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Iran atomic agency rejects AP report on IAEA inspections as speculation

21 August 2015 8:28


Iran’s atomic energy agency has dismissed a media report that Iranian experts, instead of the International Atomic Energy Agency (IAEA) staff, will inspect the country’s nuclear sites.

On Thursday, the spokesman for the Atomic Energy Organization of Iran (AEOI) rejected as speculation a recent report released by American news agency, The Associated Press, about the inspection of Iran’s nuclear sites, adding that the IAEA has so far remained committed to keeping Iran’s documents confidential.

The agency has not made any move in violation of its commitments, Behrouz Kamalvandi stated.

He also stressed that Iran’s considerations have been fully addressed within the framework of Tehran-IAEA cooperation.

Elsewhere in his remarks, Kamalvandi noted that Iran will continue its cooperation with the IAEA in a bid to resolve the disputed issues, adding that as the IAEA has announced in a statement, Tehran has “submitted information related to the agency’s questions by an August 15 deadline.”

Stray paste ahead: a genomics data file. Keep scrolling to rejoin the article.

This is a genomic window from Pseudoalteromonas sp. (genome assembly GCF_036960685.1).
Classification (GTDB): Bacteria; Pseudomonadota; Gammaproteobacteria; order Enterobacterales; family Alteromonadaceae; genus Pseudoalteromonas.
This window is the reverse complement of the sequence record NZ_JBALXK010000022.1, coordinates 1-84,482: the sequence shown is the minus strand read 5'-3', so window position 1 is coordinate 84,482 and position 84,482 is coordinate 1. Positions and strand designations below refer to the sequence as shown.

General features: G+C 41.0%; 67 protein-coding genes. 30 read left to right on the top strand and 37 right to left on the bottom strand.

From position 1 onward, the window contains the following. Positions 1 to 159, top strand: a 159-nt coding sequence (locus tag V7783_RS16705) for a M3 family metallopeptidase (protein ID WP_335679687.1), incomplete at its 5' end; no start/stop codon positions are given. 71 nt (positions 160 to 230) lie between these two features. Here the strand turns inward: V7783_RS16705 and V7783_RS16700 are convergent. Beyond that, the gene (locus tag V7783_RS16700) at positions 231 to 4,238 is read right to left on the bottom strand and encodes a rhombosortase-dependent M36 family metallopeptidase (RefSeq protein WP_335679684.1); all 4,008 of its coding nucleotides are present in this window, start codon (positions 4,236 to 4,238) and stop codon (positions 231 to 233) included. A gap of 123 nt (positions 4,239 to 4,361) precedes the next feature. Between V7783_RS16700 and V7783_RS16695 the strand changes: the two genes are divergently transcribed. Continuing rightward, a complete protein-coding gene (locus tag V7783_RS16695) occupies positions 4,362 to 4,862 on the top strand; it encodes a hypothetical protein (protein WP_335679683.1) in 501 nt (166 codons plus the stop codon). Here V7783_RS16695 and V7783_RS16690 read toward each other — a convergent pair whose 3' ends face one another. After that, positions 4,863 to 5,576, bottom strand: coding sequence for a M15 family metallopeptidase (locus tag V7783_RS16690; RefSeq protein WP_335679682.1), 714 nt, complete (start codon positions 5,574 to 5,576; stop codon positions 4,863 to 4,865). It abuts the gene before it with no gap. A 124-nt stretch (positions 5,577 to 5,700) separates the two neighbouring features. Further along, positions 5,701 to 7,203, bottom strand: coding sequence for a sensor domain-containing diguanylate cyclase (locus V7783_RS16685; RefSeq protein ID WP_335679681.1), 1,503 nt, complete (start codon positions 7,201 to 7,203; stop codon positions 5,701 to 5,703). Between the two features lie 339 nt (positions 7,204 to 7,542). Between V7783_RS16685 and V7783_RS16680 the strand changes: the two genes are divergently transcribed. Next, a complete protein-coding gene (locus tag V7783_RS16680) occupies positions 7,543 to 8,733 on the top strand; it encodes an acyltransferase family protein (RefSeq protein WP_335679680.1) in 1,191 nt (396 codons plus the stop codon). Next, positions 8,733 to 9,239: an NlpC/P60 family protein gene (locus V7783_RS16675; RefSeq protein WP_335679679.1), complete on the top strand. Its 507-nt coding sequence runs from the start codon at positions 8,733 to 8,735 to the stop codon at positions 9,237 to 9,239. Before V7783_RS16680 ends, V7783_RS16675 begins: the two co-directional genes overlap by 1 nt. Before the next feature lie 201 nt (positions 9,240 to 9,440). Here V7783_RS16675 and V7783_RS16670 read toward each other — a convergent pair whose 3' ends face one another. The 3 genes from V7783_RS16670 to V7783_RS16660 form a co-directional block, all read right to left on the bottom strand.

IAEA Director General Yukiya Amano ©AFP
Earlier in the day, IAEA Director General Yukiya Amano said in a statement that under the agreed road-map, the two sides intend to make a series of “separate arrangements” that are “confidential” and cannot be made public based on legal obligations.

Amano described the road-map signed by Iran and the UN agency in July as “robust” enough to verify outstanding issues on Tehran’s nuclear program.

“The Road-map between Iran and the IAEA is a very robust agreement, with strict timelines, which will help us to clarify past and present outstanding issues regarding Iran’s nuclear programme,” Amano added.

The comments came a day after The Associated Press claimed that it has seen a document showing that the IAEA has allowed Iran to use its “own inspectors” to investigate the Parchin military site which some claim is related to the country’s nuclear program.

On July 14, Iran and the IAEA signed a road-map for “the clarification of past and present issues” regarding Tehran’s nuclear program in the Austrian capital city of Vienna. The deal came on the same day Iran and the P5+1 – the United States, Russia, China, France, Britain and Germany – reached an agreement that would give Iran relief from international sanctions in return for curbs on its nuclear program.

The IAEA confirmed in mid-August that Iran has complied with the time frame set in the road-map and has given the nuclear body the information regarding its past nuclear activities.

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